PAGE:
Re: 757 airfoil specs

From:         molsen@iti.org (Michael E. Olsen)
Organization: NASA Ames Research Center
Date:         22 Apr 94 20:31:05 
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jacob@plasma2.ssl.berkeley.edu (Fungi from Berkeley) writes:
: I need some info on Beoing 757 wing sections, mainly the type(s)
: of airfoil sections used in the wing. Also AR, span, and winglet
: specs (if any) would be helpful. 
:
: jacob@sunspot.ssl.berkeley.edu 
: 
If you're handing these out, I'd be interested myself.  I'm in an
experimental fluids branch, and we're considering designing an 
code validation experiment which would be applicable to transport
type aircraft.  I would also be very interested in talking with any
actual transport wing designers.  Our object would be to produce a
model which will give all the flow field phenomenon experienced by
a "real live transport", but in a geometry easily and reliably(sp?)
gridded.  My initial look at the subject gives me the impression
that there is an optimal AR and taper ratio with some variation in
the sweep angles and chord vs. y distribution.  My experimental
inclination is to go with "no twist" wings (so that you have a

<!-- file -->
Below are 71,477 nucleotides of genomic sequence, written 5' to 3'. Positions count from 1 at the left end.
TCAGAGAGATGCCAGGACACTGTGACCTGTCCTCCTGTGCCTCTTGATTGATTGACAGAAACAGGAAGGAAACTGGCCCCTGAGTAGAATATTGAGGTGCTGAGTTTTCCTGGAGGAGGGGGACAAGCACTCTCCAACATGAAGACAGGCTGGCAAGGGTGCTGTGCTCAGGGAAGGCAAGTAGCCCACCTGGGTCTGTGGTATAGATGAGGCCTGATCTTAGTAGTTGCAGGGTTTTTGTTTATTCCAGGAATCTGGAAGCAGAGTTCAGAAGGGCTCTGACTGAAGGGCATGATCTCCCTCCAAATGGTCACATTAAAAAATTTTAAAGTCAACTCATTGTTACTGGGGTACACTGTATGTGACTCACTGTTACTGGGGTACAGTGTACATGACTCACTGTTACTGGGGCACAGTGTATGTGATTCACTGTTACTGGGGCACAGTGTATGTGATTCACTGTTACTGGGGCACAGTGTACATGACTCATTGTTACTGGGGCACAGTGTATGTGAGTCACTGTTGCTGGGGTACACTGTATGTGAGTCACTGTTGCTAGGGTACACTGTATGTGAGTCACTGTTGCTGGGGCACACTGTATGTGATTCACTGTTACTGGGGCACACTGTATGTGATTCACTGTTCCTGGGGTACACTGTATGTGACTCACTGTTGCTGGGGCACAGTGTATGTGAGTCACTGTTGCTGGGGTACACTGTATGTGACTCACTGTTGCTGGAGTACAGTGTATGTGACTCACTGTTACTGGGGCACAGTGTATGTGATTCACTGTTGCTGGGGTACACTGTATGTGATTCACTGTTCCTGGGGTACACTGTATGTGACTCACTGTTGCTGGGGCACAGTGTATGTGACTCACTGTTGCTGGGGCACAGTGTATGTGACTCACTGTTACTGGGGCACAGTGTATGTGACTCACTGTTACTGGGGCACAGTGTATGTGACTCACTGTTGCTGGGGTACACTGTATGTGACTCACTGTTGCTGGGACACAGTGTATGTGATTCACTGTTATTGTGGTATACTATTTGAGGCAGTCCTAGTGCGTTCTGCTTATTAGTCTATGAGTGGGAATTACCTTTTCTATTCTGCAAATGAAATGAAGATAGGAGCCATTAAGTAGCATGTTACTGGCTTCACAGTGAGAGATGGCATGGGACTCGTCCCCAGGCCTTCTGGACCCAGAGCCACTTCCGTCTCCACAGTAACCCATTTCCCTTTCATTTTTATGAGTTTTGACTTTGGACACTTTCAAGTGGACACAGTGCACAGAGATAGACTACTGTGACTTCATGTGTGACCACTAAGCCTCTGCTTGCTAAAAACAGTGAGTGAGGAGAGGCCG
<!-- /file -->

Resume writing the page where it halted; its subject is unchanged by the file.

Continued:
built in 2nd experiment to check the tunnel/model asymmetries), but
I am led to believe that this would be a non-starter for any "real
wing designer".  

Any input would be appreciated.  BTW, with the current funding
situation, and our long term "well you did it with x people, and
got the job done, so you should be able to do it with x-1"
situation, I wouldn't hold your breath on getting the data back
quickly (x is now in the range [0,2]).  However, if you'd like to 
see some reliable code validation data, this would be a good chance to
give your input on the "ground floor".  If we'll still be doing
experiments, I wouldn't be surprised if the experiment started in 3yrs,
and the data was available 2yrs after that.  In order to actually have
a chance to get this done in that type of timeframe, we're going to
have to begin to 'cut metal' in December, so now is the time.

--
Mike Olsen
molsen@kyzyl.arc.nasa.gov
(415)604-6200